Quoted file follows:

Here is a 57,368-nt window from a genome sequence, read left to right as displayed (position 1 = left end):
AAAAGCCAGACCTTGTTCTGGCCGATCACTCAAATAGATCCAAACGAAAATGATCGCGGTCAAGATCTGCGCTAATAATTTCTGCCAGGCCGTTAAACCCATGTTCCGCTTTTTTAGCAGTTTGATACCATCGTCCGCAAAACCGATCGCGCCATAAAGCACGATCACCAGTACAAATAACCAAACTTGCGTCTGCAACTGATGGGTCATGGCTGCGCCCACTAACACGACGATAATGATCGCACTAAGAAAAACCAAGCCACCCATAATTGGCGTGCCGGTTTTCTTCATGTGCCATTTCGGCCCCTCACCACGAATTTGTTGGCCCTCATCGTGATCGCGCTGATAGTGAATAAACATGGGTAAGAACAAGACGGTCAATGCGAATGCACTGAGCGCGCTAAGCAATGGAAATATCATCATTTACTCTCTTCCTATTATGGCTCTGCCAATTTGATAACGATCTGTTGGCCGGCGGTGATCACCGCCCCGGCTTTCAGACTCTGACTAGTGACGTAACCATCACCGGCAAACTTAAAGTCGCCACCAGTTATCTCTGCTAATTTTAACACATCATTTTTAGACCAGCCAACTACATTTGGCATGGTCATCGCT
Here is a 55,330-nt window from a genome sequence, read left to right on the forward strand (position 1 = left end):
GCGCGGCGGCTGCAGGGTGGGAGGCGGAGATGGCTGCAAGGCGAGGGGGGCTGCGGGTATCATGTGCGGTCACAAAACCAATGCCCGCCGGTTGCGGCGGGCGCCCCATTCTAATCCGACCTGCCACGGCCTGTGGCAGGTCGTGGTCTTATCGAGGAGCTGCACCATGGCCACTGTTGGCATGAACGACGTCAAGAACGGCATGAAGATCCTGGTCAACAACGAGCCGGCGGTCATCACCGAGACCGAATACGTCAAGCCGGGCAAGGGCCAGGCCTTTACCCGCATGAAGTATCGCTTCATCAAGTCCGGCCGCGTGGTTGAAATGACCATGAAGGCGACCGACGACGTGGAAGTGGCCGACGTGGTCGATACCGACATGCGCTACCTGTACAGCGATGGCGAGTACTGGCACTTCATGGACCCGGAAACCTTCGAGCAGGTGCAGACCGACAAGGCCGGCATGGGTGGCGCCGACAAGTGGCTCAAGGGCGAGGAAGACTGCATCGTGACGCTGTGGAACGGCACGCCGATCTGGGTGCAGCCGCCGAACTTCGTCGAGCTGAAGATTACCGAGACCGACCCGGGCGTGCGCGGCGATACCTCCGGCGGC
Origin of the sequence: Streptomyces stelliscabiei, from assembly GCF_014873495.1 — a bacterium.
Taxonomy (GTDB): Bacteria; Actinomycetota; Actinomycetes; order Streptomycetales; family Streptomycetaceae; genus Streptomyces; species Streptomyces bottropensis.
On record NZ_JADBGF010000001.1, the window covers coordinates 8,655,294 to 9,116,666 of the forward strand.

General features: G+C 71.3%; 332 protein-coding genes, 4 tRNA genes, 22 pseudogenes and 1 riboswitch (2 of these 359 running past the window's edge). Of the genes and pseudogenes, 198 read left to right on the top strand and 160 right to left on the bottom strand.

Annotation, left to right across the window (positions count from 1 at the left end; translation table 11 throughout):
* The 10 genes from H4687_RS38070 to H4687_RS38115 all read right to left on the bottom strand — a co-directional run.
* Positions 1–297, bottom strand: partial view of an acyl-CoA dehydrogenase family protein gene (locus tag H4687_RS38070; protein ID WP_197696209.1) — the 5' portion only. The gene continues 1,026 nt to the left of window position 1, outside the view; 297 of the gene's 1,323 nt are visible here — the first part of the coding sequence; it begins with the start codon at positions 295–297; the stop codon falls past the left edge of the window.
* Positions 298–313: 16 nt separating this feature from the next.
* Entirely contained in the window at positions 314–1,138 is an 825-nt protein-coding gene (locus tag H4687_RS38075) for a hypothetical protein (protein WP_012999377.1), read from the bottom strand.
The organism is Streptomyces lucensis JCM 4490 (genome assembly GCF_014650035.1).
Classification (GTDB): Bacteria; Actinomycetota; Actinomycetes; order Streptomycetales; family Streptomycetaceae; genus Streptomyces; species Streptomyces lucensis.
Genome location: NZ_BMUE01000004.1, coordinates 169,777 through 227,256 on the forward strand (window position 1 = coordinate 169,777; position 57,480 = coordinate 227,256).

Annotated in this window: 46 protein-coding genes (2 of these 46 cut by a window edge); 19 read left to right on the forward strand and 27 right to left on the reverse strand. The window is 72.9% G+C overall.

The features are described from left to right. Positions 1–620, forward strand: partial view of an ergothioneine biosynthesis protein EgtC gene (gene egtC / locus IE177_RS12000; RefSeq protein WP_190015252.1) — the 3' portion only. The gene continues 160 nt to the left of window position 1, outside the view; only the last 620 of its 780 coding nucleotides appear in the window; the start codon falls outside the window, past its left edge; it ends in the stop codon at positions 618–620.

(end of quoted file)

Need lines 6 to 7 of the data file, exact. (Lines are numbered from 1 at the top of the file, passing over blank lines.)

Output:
Taxonomy (GTDB): Bacteria; Actinomycetota; Actinomycetes; order Streptomycetales; family Streptomycetaceae; genus Streptomyces; species Streptomyces bottropensis.
On record NZ_JADBGF010000001.1, the window covers coordinates 8,655,294 to 9,116,666 of the forward strand.